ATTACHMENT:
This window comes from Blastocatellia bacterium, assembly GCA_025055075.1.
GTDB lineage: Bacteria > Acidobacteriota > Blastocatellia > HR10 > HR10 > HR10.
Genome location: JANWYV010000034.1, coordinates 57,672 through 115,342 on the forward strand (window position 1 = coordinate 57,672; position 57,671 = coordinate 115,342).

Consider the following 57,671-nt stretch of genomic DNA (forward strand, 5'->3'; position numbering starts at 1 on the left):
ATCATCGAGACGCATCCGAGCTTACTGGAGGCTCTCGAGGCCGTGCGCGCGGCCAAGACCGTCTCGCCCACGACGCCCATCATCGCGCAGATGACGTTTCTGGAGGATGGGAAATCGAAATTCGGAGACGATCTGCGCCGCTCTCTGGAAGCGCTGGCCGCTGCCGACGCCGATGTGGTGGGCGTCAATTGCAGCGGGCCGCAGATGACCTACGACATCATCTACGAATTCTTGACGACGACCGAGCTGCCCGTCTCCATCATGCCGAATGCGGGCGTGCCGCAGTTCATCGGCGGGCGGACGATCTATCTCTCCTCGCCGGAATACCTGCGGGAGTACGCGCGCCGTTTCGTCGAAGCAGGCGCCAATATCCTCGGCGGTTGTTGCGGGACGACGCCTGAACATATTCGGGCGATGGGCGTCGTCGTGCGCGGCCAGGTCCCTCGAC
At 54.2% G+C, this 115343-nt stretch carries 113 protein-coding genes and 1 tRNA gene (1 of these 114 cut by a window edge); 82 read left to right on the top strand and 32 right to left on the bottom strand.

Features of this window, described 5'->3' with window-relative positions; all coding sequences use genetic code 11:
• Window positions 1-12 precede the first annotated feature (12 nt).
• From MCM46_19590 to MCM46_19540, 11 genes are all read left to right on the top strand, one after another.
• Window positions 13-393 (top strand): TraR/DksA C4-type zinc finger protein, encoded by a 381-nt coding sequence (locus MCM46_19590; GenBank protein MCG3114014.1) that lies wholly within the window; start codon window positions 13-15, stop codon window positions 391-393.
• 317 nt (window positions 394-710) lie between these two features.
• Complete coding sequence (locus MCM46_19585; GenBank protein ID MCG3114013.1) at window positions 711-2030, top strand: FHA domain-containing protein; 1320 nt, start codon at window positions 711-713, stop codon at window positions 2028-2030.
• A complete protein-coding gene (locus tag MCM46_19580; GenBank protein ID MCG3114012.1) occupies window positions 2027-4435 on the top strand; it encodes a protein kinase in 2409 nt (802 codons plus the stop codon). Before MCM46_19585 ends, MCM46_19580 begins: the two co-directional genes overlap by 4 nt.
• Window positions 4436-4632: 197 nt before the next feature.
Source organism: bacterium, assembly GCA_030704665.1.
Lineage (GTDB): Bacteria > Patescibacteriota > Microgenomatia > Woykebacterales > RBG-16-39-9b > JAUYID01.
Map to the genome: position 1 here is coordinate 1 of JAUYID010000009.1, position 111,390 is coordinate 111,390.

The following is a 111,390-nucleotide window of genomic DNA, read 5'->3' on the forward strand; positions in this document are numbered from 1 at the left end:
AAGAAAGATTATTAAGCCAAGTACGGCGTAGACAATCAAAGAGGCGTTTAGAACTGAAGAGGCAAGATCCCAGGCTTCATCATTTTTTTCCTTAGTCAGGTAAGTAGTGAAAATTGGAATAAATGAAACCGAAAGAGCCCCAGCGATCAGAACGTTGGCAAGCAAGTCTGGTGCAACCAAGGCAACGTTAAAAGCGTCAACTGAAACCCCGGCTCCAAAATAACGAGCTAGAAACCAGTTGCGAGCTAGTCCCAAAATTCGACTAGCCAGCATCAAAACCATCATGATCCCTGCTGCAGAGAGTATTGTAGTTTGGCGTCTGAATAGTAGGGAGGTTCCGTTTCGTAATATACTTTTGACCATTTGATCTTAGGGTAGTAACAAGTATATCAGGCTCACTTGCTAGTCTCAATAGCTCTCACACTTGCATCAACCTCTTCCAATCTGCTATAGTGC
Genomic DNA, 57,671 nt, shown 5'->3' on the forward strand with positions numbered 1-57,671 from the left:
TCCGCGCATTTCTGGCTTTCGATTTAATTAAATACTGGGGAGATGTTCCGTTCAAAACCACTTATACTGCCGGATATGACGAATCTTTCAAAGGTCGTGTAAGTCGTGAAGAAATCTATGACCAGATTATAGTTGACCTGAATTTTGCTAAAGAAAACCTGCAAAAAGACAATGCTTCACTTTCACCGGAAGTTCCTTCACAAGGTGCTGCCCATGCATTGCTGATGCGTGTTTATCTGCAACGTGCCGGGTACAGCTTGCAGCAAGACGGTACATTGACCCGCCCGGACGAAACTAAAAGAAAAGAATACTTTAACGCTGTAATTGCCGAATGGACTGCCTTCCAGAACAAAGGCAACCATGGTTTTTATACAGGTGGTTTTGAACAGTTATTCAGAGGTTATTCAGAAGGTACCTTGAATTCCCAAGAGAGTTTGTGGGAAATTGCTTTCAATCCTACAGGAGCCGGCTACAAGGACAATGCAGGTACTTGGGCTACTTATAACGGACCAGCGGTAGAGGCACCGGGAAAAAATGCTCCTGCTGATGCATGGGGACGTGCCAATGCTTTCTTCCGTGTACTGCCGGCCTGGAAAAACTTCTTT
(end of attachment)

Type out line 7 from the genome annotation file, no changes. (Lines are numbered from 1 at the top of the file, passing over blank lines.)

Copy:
Features of this window, described 5'->3' with window-relative positions; all coding sequences use genetic code 11: